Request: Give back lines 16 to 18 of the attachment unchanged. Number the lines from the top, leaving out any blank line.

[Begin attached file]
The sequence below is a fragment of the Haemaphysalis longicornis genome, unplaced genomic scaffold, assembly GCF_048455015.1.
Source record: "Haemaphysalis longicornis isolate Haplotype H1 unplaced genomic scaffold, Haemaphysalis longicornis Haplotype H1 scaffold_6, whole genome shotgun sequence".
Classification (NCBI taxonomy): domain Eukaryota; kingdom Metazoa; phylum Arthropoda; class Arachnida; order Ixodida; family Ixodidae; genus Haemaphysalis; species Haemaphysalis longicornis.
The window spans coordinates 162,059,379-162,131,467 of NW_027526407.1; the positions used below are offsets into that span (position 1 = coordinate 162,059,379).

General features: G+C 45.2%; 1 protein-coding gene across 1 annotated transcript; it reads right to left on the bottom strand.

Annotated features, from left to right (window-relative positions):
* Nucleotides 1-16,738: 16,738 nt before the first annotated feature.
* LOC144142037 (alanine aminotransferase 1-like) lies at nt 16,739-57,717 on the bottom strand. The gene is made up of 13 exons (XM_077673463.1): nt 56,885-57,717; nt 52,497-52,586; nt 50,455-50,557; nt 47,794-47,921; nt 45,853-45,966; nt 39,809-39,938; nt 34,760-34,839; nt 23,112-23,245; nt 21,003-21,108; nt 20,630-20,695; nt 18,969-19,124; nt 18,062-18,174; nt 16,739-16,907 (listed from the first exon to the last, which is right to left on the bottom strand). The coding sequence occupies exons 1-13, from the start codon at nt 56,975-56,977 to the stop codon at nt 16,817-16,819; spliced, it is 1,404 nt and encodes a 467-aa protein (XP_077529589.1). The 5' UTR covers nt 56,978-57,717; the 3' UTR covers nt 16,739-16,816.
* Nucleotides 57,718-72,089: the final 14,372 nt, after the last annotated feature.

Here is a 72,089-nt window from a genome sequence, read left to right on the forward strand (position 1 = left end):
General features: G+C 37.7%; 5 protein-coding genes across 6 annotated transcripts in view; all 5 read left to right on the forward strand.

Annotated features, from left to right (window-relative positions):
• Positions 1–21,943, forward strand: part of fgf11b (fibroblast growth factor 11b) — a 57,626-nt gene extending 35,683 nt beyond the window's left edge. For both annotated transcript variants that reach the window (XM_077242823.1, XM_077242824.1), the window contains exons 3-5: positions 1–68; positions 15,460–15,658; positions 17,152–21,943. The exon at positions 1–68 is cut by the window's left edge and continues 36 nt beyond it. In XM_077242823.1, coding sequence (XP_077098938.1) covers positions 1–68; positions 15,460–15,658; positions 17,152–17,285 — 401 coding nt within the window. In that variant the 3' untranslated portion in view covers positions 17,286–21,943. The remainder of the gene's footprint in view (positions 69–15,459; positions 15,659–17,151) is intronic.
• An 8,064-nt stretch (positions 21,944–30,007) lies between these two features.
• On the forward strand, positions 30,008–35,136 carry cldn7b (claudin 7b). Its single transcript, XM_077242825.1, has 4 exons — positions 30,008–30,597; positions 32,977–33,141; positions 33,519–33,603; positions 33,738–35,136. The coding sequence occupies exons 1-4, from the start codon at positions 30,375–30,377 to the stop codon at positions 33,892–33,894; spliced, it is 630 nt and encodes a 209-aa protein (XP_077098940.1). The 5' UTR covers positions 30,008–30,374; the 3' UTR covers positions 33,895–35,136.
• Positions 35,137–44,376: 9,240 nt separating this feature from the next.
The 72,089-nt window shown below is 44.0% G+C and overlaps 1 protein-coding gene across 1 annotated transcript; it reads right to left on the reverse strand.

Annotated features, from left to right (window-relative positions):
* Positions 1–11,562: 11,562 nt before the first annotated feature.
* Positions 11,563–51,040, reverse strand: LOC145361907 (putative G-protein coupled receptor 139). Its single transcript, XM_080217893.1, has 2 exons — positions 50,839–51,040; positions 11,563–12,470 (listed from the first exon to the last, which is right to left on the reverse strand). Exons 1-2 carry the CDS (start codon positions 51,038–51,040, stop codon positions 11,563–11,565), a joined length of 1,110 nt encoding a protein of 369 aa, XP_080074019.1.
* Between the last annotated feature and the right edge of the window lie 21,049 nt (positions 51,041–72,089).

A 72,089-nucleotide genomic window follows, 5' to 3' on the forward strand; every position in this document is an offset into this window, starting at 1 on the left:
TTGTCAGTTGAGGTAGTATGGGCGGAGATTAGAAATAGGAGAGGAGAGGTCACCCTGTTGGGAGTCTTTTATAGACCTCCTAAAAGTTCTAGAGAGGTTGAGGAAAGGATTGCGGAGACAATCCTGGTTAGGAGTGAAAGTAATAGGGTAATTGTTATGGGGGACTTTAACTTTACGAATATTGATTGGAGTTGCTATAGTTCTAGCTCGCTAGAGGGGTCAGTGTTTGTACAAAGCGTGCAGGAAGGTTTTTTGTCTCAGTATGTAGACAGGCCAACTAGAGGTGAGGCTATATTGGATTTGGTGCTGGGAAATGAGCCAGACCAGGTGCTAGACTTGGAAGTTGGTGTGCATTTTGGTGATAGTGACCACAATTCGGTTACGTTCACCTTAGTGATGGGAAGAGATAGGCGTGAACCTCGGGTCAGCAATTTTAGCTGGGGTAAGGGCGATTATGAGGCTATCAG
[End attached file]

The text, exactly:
• Positions 35,137–44,376: 9,240 nt separating this feature from the next.
The 72,089-nt window shown below is 44.0% G+C and overlaps 1 protein-coding gene across 1 annotated transcript; it reads right to left on the reverse strand.

Annotated features, from left to right (window-relative positions):